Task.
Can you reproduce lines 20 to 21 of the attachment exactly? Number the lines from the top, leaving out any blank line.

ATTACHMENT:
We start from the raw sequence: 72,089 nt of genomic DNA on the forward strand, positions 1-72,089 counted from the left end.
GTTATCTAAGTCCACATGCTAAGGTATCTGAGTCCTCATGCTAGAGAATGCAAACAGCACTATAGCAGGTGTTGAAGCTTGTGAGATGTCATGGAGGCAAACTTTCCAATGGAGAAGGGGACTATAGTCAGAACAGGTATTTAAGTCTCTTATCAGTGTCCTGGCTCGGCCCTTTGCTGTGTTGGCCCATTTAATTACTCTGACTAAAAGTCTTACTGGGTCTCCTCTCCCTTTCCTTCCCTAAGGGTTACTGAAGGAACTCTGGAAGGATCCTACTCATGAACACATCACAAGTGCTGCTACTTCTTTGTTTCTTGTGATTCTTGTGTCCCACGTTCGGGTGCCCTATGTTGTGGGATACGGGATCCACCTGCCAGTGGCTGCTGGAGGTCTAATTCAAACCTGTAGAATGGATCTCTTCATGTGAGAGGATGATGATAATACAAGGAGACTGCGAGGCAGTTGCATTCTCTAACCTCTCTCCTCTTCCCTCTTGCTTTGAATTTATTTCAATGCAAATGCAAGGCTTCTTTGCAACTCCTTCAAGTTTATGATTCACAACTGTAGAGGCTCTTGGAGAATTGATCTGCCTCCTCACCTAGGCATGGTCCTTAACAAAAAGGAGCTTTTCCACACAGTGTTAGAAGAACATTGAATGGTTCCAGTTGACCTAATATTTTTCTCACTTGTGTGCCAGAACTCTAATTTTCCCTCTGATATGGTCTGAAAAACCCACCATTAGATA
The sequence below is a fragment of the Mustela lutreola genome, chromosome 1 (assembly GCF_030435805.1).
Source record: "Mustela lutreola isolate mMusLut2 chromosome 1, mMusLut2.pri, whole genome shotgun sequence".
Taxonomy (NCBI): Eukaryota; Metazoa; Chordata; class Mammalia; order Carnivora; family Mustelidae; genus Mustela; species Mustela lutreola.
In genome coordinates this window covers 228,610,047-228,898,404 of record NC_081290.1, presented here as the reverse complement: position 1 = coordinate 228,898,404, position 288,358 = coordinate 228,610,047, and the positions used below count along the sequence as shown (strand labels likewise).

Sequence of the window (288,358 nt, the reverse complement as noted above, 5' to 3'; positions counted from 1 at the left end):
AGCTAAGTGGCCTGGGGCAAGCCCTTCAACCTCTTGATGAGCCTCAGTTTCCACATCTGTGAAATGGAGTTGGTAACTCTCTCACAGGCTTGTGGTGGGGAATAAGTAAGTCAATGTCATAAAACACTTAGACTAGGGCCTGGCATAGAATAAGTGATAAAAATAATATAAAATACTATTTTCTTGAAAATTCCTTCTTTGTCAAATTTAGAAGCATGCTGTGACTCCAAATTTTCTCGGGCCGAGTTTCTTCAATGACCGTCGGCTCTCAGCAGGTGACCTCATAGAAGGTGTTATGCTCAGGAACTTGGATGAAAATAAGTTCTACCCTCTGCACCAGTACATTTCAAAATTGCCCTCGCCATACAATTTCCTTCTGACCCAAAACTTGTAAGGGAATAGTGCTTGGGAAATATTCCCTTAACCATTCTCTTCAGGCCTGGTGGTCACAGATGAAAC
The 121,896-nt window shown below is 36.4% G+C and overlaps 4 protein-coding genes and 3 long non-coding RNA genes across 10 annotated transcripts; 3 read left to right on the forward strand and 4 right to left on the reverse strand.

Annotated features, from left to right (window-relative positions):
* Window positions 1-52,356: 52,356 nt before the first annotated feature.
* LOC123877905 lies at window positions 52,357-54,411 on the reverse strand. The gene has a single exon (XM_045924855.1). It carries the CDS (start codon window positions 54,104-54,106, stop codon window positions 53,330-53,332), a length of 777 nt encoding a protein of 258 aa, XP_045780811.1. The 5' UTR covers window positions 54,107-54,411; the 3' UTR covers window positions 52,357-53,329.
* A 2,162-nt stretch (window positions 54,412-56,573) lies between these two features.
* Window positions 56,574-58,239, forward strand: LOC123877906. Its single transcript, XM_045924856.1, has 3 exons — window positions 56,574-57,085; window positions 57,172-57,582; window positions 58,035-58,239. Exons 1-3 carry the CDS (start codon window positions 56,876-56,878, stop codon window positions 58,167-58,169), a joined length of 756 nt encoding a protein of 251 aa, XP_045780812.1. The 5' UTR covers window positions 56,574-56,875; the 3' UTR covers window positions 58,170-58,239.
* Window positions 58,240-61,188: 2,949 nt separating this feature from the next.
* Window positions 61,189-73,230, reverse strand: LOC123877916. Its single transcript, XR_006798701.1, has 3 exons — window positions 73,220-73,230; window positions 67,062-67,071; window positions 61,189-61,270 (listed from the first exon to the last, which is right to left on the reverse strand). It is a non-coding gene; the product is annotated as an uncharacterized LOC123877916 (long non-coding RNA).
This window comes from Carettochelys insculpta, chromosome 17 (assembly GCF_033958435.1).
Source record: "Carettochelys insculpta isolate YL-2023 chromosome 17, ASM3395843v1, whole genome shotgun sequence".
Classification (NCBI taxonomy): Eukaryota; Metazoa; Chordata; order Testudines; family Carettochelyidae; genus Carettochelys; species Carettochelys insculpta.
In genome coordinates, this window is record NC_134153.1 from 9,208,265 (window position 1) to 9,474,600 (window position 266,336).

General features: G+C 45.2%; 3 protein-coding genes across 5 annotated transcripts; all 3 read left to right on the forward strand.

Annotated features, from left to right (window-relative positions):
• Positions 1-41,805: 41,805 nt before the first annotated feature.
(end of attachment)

In genome coordinates, this window is record NC_134153.1 from 9,208,265 (window position 1) to 9,474,600 (window position 266,336).

General features: G+C 45.2%; 3 protein-coding genes across 5 annotated transcripts; all 3 read left to right on the forward strand.